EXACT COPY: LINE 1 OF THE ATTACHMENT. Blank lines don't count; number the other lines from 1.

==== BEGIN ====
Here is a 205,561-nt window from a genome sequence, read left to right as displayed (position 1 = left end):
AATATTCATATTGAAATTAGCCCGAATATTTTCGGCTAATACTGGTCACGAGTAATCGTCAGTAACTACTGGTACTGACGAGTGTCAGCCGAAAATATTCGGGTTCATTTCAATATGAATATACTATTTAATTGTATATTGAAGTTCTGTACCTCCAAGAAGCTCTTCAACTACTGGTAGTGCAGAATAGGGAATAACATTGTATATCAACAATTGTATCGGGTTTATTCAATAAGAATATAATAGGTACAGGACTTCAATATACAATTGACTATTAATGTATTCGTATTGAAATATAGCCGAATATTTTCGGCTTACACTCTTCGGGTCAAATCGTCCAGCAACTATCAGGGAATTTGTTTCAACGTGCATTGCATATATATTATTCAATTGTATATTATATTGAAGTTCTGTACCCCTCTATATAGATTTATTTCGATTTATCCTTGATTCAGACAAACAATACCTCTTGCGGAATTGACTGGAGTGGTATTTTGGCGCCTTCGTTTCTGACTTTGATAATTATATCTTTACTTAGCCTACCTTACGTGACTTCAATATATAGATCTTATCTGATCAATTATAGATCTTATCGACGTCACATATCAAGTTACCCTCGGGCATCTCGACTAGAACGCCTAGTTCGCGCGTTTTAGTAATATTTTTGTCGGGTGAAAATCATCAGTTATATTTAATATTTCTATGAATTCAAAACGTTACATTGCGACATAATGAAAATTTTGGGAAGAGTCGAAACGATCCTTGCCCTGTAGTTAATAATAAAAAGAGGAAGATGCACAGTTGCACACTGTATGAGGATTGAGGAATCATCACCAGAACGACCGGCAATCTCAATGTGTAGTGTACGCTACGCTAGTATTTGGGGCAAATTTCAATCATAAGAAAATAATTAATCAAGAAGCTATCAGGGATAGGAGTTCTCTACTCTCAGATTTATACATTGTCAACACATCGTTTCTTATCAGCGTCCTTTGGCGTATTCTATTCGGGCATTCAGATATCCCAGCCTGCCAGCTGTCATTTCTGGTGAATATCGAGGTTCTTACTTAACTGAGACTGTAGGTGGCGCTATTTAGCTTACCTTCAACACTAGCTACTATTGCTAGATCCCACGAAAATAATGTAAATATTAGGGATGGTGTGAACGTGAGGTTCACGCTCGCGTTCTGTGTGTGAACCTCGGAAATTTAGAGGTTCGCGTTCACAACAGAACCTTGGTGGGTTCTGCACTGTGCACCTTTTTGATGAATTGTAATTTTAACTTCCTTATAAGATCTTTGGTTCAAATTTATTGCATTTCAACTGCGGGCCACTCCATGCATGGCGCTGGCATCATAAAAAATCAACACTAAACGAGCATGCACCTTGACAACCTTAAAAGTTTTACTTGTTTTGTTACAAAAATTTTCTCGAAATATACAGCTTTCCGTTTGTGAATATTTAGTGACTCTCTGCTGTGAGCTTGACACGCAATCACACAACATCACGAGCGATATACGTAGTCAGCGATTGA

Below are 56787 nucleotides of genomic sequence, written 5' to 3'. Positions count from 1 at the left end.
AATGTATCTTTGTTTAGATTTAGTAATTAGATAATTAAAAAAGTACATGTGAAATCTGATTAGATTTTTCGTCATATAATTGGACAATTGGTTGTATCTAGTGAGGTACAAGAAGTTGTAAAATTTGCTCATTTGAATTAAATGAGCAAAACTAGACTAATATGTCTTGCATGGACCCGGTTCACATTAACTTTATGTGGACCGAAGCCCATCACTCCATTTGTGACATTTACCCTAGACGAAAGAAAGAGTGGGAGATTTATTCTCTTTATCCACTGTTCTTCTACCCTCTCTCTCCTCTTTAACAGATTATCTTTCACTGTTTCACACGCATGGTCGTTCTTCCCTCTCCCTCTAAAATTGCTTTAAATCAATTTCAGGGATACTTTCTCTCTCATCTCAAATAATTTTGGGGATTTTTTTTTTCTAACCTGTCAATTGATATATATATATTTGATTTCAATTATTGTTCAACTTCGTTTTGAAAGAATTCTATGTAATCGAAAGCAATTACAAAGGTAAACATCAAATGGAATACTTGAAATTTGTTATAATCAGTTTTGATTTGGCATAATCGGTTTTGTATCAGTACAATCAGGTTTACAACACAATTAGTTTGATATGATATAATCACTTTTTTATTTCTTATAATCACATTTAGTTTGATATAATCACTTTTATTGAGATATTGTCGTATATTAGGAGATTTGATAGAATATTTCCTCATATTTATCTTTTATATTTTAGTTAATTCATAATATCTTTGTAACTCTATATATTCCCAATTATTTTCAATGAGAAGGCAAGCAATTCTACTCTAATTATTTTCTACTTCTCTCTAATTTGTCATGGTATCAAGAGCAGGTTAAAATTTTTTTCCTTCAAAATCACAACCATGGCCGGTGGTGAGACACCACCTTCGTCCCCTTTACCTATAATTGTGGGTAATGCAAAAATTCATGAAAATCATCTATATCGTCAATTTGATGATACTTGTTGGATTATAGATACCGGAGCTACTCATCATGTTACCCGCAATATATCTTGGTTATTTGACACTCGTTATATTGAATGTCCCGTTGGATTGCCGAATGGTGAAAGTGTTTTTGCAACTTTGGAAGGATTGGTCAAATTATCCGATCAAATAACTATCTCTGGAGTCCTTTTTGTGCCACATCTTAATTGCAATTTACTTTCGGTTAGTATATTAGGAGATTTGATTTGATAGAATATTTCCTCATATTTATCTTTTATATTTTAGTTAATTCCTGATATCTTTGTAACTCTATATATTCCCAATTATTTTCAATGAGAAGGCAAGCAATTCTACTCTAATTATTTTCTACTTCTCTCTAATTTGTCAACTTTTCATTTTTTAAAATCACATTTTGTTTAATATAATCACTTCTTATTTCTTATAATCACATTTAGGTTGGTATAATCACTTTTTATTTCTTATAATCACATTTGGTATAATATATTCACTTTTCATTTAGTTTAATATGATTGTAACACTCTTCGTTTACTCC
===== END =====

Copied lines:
Here is a 205,561-nt window from a genome sequence, read left to right as displayed (position 1 = left end):